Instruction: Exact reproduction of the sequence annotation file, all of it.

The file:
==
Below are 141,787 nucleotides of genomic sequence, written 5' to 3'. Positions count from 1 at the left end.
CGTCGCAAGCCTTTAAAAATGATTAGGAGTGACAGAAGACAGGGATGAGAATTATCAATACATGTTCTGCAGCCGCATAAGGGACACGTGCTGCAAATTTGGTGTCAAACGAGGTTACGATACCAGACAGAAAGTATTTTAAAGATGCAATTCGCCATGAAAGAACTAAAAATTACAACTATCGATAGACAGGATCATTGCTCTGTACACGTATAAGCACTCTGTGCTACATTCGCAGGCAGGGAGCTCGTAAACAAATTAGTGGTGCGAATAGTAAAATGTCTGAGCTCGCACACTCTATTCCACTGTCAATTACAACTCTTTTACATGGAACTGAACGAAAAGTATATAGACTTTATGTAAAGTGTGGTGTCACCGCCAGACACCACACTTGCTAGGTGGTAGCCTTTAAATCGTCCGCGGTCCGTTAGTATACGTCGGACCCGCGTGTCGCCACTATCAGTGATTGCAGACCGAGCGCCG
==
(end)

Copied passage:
Below are 141,787 nucleotides of genomic sequence, written 5' to 3'. Positions count from 1 at the left end.
CGTCGCAAGCCTTTAAAAATGATTAGGAGTGACAGAAGACAGGGATGAGAATTATCAATACATGTTCTGCAGCCGCATAAGGGACACGTGCTGCAAATTTGGTGTCAAACGAGGTTACGATACCAGACAGAAAGTATTTTAAAGATGCAATTCGCCATGAAAGAACTAAAAATTACAACTATCGATAGACAGGATCATTGCTCTGTACACGTATAAGCACTCTGTGCTACATTCGCAGGCAGGGAGCTCGTAAACAAATTAGTGGTGCGAATAGTAAAATGTCTGAGCTCGCACACTCTATTCCACTGTCAATTACAACTCTTTTACATGGAACTGAACGAAAAGTATATAGACTTTATGTAAAGTGTGGTGTCACCGCCAGACACCACACTTGCTAGGTGGTAGCCTTTAAATCGTCCGCGGTCCGTTAGTATACGTCGGACCCGCGTGTCGCCACTATCAGTGATTGCAGACCGAGCGCCG